Seven football feelgood stories: Stan Petrov, Fabrice Muamba, Gabriel Jesus
We don’t always like to admit it, but some things in life are more important than football – and these feelgood stories are bound to make you smile regardless of your club allegiances.
As much as we all love the drama, controversy and excitement football delivers, it can also serve as a poignant reminder of what really matters in life.
From players fulfilling their dreams to fans having once in a lifetime experiences – here are seven feelgood football stories to brighten up your day.
At the age of 12, Beiranvand ran away from home to pursue his dreams of becoming a professional footballer, having to live on the streets and work as a street sweeper.
On July 25, 2018, the Iran goalkeeper saved a penalty in the World Cup against one of the greatest players to ever play the game, Cristiano Ronaldo
Iran's goalkeeper ran away from his nomad family, became homeless in #Tehran, worked as a street sweeper, worked in a dress factory & a pizza shop & today he got praise from @D_DeGea, one the world's best keepers. Dreams can come true! https://t.co/syP34ClGwm ht @GolBezan #Iran pic.twitter.com/wjEI1il8xQ
— Reza H. Akbari (@rezahakbari) June 20, 2018
From painting the streets of Brazil in 2014 to playing in World Cup 2018 – dreams do come true, kids.
When the picture below was taken, Jesus could have only dreamed of representing his national team, never mind doing so in a World Cup.
He may be a prodigious talent, but to complete such a journey in just four years is nothing short of ludicrous.
Here's Brazilian soccer player Gabriel Jesus painting the streets in Brazil in prep for the World Cup 2014, like so many other regular kids did all over Brazil that year. Today, he's fulfilling so many of those kids' dreams: he's starting for Brazil in the #WorldCup #BRAxSUI #BRA https://t.co/0SJXAYFILq
— Shannon Sims (@shannongsims) June 17, 2018
One of the most famous feelgood stories of all.
Petrov was diagnosed with acute leukemia in 2012 and was forced to retire in 2013 because of the illness.
Three years later, the Bulgarian was given the all clear and joined pre-season training with Aston Villa to the delight of not only the club’s fans but football fans everywhere.
Sadly it wasn’t meant to be in terms of a comeback at elite level – but that hasn’t stopped him trying his hand at Sunday league.
— thevillazone (@thevillazone) November 4, 2017
In March 2012, during the televised FA Cup match between Tottenham and Bolton, Muamba suffered a cardiac arrest in the middle of the playing field.
While the whole stadium chanted his named as he received treatment, it was later revealed the midfielder’s heart had stopped for 78 minutes – yet he went on to make a full recovery.
Muamba was forced to retire following medical advice, but as far as comebacks go, the man that quite literally came back to life is pretty impressive.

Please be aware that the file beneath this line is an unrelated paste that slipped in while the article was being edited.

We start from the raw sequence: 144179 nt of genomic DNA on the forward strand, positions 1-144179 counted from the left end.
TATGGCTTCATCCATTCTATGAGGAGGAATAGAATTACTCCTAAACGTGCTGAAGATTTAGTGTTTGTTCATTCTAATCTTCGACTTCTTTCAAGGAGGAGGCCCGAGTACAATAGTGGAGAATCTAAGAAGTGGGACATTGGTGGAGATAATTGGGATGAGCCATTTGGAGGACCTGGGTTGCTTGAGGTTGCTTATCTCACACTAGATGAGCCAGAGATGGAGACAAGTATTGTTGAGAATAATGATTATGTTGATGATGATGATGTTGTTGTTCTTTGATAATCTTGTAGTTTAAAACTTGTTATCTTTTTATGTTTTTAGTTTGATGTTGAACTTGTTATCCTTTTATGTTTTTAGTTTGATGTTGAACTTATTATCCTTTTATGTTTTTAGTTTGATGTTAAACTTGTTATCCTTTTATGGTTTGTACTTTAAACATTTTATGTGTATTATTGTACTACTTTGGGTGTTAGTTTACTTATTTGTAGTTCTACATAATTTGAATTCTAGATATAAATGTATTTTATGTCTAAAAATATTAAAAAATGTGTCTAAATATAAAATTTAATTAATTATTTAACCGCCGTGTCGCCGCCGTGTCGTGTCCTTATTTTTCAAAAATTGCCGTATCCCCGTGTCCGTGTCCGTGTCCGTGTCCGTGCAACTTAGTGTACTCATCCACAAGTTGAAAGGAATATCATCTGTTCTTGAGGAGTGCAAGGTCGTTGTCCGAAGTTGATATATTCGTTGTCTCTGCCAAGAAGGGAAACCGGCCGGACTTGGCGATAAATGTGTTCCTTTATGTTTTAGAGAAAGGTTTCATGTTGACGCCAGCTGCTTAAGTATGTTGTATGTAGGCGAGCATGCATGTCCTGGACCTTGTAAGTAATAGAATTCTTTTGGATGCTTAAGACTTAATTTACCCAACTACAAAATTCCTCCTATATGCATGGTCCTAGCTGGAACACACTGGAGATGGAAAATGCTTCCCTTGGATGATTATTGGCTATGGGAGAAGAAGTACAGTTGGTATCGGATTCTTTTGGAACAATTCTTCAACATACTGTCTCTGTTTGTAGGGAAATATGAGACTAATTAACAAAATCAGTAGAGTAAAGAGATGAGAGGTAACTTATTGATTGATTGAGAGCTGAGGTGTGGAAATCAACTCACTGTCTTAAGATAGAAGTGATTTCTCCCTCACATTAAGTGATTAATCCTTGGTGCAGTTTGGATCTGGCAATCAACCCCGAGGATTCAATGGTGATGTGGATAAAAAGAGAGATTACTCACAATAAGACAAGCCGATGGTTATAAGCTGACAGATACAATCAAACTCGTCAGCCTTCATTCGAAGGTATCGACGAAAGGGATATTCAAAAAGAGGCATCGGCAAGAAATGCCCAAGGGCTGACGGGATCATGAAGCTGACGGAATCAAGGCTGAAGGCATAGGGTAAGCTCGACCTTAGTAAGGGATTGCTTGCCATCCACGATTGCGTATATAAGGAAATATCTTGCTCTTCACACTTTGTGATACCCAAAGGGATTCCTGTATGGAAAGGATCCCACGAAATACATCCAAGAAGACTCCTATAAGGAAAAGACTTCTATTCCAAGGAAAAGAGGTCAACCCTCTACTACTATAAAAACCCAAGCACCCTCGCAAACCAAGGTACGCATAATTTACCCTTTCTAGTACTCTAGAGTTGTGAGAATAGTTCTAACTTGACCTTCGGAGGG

His return to White Hart Lane was an emotional moment for all.
Back in 2016, a picture of the six-year-old Afghan boy went viral after he was seen wearing a homemade version of an Argentina shirt.
Ahmadi was pictured wearing blue and white striped bin bag with ‘Messi 10’ written across the back.
“We were living in a poor village far from the city and it was impossible for me to get him the shirt,” his dad said.
“He kept crying for days, asking for the shirt, until his brother Hamayon helped him make one from the plastic bag to make him happy. He stopped crying after wearing that plastic bag shirt.”
UNICEF caught wind of the picture and got in touch with Barcelona, with Messi himself sending the child two signed shirts and a signed football, making him the happiest kid in the world.
“I love Messi, and my shirt says Messi loves me,” Ahmadi said, but that couldn’t prepare him for actually meeting his idol.
When 6 year old Murtaza Ahmadi finally met his idol Lionel Messi and didn't want to leave him… pic.twitter.com/nvFOJcZkIH
— Soccer AM (@SoccerAM_) July 16, 2018
Man Utd fans
The Old Trafford bomb scare back in 2016 wasn’t convenient for anyone, but it put nobody out more than Moses Kamara.
Kamara, a fan from Sierra Leone, had saved up travel to Manchester for his first ever United game – only for it to be called off thanks to the fake bomb fiasco.
The 500 mile-round-trip seemed bad enough for the Bournemouth fans at the time, so the 3170 mile one-way trip for Moses can’t have felt great.
United fans comforted Moses after the game and the story soon caught on.
The Supporters Trust decided to raise money so that Moses could have his flight changed and was able to attend the FA Cup final at Wembley.
He may not have gotten to see Old Trafford, but it wasn’t a bad consolation prize.
— Sky News (@SkyNews) May 21, 2016
Fifteen-year-old Raza’s dream came true when he was invited to take part in the coin toss between Brazil and Costa Rica at the 2018 World Cup.
The past three generations of his family have been in the business of hand-stitching balls for the World Cup and other professional leagues, and Raza was gifted this incredible moment as a thank you.
Speaking before the game, he said: “I could have never imagined that I would be here. I am so happy to be at the St. Petersburg Stadium.”
For the first time ever a Pakistani teenager, Ahmed Raza, was called upon to FIFA World Cup football match to conduct the toin toss. It is a proud moment for all Pakistanis as Pakistan's flag was waved along with other competing nations. #EmergingPakistan
— Rayy. (@RabyaMemon) July 11, 2018